In "Hudson's Statue," Thomas Carlyle charges his audience, the British public, with worshiping false idols, evoking the biblical imagery of the golden calf. In "Signs of the Times," Carlyle's indictment is significantly different, targeting the contemporary methods of worship as opposed to the objects of worship. Written in 1829, on the wings of Britain's Industrial Revolution, "Signs of the Times" points to the growing influence of mechanization on the way people approach religion, education, art, and all other aspects of daily life. In the following passage, Carlyle discusses how machinery has purged the human consciousness of faith and spirituality.
In fact, if we look deeper, we shall find that this faith in Mechanism has now struck its roots down into man's most intimate, primary sources of conviction; and is thence sending up, over his whole life and activity, innumerable stems, — fruitbearing and poison-bearing. The truth is, men have lost their belief in the Invisible, and believe, and hope, and work only in the Visible; or, to speak it in other words: This is not a Religious age. Only the material, the immediately practical, not the divine and spiritual, is important to us. The infinite, absolute character of Virtue has passed into a finite, conditional one; it is no longer a worship of the Beautiful and Good; but a calculation of the Profitable. Worship, indeed, in any sense, is not recognised among us, or is mechanically explained into Fear of pain, or Hope of pleasure. Our true Deity is Mechanism. It has subdued external Nature for us, and we think it will do all other things. We are Giants in physical power: in a deeper than metaphorical sense, we are Titans, that strive, by heaping mountain on mountain, to conquer Heaven also. [paragraph 31]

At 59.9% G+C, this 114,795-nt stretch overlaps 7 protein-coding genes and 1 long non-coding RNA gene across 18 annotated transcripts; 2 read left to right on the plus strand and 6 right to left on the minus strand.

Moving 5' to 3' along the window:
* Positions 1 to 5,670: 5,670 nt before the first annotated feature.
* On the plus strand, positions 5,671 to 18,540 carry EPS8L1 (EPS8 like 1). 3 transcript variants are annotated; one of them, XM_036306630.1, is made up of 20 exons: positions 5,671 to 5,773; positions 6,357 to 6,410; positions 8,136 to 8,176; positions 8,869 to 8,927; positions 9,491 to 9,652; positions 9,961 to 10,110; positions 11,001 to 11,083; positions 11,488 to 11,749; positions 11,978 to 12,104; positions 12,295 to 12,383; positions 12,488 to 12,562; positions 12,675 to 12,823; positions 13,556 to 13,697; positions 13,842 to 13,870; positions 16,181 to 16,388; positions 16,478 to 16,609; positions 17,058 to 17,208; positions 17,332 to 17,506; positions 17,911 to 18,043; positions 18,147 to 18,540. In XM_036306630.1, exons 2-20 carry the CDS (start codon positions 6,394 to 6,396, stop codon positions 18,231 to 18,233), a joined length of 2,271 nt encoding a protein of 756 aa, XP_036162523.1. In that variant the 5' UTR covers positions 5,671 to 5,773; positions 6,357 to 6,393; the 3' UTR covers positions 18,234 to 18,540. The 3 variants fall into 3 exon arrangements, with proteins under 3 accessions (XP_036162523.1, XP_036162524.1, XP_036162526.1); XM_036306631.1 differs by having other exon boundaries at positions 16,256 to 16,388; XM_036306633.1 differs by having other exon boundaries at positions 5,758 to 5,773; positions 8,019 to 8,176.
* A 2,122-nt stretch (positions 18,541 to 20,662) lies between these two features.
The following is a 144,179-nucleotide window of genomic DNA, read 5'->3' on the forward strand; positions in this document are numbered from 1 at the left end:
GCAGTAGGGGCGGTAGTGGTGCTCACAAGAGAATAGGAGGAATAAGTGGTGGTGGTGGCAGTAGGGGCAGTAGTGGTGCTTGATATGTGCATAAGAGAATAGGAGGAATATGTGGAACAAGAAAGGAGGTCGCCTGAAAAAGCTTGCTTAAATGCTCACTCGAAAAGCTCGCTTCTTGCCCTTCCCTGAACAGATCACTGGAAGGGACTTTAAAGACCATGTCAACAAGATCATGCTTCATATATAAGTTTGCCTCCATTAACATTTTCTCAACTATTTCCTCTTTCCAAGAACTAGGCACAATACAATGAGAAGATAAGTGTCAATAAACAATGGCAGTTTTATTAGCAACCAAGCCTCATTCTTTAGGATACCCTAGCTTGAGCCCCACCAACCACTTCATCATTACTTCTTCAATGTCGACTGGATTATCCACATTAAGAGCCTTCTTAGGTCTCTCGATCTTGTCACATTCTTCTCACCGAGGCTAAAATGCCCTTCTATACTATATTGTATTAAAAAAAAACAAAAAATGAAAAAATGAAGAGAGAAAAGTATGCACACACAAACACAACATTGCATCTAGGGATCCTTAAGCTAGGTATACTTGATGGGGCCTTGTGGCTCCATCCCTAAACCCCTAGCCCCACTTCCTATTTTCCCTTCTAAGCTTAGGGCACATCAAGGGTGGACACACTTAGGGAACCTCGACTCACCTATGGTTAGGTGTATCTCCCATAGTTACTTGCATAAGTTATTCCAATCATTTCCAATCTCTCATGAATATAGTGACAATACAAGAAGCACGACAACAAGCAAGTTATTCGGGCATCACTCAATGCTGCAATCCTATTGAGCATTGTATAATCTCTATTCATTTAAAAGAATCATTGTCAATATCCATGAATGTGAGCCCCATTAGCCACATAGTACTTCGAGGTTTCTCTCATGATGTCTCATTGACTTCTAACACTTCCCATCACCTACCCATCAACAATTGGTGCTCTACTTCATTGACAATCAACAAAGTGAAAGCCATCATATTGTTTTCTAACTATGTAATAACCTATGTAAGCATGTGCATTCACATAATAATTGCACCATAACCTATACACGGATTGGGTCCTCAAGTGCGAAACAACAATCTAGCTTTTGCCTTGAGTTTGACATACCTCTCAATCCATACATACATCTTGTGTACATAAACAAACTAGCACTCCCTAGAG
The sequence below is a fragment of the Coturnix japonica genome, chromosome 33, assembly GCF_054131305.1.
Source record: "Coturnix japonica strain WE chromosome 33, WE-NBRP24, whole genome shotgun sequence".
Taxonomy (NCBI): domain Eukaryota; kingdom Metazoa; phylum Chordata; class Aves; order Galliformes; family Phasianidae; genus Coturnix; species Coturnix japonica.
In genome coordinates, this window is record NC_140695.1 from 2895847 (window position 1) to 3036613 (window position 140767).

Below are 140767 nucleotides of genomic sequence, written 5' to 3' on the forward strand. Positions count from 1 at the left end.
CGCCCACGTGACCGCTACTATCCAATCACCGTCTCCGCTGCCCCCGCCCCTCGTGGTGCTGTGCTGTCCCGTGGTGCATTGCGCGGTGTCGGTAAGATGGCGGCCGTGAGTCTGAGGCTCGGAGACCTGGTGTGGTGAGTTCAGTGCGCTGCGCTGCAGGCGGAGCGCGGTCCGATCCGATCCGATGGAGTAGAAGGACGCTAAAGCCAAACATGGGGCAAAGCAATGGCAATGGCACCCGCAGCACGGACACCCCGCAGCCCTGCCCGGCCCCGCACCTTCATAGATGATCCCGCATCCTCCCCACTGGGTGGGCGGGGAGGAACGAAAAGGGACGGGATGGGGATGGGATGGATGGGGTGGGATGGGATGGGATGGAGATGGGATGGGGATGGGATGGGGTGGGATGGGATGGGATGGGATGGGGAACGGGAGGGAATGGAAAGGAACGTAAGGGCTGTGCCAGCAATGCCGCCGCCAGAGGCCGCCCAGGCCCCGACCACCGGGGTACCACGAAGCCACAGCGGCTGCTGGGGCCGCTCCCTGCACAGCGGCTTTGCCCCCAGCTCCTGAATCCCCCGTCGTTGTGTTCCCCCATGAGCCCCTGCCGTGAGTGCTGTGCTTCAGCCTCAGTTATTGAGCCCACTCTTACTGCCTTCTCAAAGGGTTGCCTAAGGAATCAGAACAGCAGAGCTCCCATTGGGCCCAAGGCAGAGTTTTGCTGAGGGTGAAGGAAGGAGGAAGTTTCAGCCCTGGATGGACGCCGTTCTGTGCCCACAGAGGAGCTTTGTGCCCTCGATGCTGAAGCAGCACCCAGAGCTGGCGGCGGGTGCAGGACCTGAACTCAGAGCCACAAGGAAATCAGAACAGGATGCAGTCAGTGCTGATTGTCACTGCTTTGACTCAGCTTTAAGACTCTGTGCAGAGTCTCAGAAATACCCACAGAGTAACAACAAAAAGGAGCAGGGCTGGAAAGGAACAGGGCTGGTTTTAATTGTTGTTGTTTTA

In this paragraph, Carlyle's final image of conquering heaven through machinery brings to mind the biblical story of the Tower of Babel, in which descendants of Noah tried to build a stone tower to reach heaven. As punishment for this materialistic folly, God created language barriers between the builders, sending their world into chaos. It is from this type of self-destructive fate that Carlyle hopes to caution his readers.
Questions for Discussion
1. By suggesting Tower of Babel imagery, Carlyle paints a foreboding picture of modernity. How can Carlyle aim such biting social criticism at the reader while also keeping him interested in and open to the ideas of the piece?
2. What syntactical devices does Carlyle use to create rhythm in this paragraph? In his pieces for The Rambler and The Adventurer, Samuel Johnson tailored his prose for the purpose of being read aloud. Does Carlyle's prose seem tailored in the same manner?
3. This paragraph shows Carlyle's anti-establishment bent. What socio-economic group or groups was he trying to reach with such a commentary? How do we, as ultra-mechanized 21st-century university students, deal with Carlyle's indictments on the decay of individualism and originality?
Text of "Signs of the Times."
Last modified 16 March 2005